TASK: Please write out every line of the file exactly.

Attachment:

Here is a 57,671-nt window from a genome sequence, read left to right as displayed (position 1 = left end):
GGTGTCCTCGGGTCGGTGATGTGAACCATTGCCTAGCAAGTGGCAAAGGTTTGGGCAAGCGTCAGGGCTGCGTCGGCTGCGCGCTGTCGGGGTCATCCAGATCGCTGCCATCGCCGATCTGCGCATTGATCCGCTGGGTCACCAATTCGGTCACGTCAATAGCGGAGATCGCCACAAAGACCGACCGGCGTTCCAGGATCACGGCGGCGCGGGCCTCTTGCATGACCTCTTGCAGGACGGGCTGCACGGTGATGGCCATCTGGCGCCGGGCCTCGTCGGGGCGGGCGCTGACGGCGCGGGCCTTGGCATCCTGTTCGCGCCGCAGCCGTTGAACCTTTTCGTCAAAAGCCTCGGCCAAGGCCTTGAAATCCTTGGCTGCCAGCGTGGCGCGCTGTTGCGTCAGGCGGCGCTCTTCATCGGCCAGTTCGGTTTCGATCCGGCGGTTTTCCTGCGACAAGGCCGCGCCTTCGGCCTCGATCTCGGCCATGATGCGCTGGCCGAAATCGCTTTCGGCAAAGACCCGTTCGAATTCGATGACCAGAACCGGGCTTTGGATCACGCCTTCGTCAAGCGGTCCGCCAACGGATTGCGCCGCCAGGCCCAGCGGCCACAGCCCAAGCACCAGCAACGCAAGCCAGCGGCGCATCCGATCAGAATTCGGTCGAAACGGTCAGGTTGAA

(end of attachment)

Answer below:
Here is a 57,671-nt window from a genome sequence, read left to right as displayed (position 1 = left end):
GGTGTCCTCGGGTCGGTGATGTGAACCATTGCCTAGCAAGTGGCAAAGGTTTGGGCAAGCGTCAGGGCTGCGTCGGCTGCGCGCTGTCGGGGTCATCCAGATCGCTGCCATCGCCGATCTGCGCATTGATCCGCTGGGTCACCAATTCGGTCACGTCAATAGCGGAGATCGCCACAAAGACCGACCGGCGTTCCAGGATCACGGCGGCGCGGGCCTCTTGCATGACCTCTTGCAGGACGGGCTGCACGGTGATGGCCATCTGGCGCCGGGCCTCGTCGGGGCGGGCGCTGACGGCGCGGGCCTTGGCATCCTGTTCGCGCCGCAGCCGTTGAACCTTTTCGTCAAAAGCCTCGGCCAAGGCCTTGAAATCCTTGGCTGCCAGCGTGGCGCGCTGTTGCGTCAGGCGGCGCTCTTCATCGGCCAGTTCGGTTTCGATCCGGCGGTTTTCCTGCGACAAGGCCGCGCCTTCGGCCTCGATCTCGGCCATGATGCGCTGGCCGAAATCGCTTTCGGCAAAGACCCGTTCGAATTCGATGACCAGAACCGGGCTTTGGATCACGCCTTCGTCAAGCGGTCCGCCAACGGATTGCGCCGCCAGGCCCAGCGGCCACAGCCCAAGCACCAGCAACGCAAGCCAGCGGCGCATCCGATCAGAATTCGGTCGAAACGGTCAGGTTGAA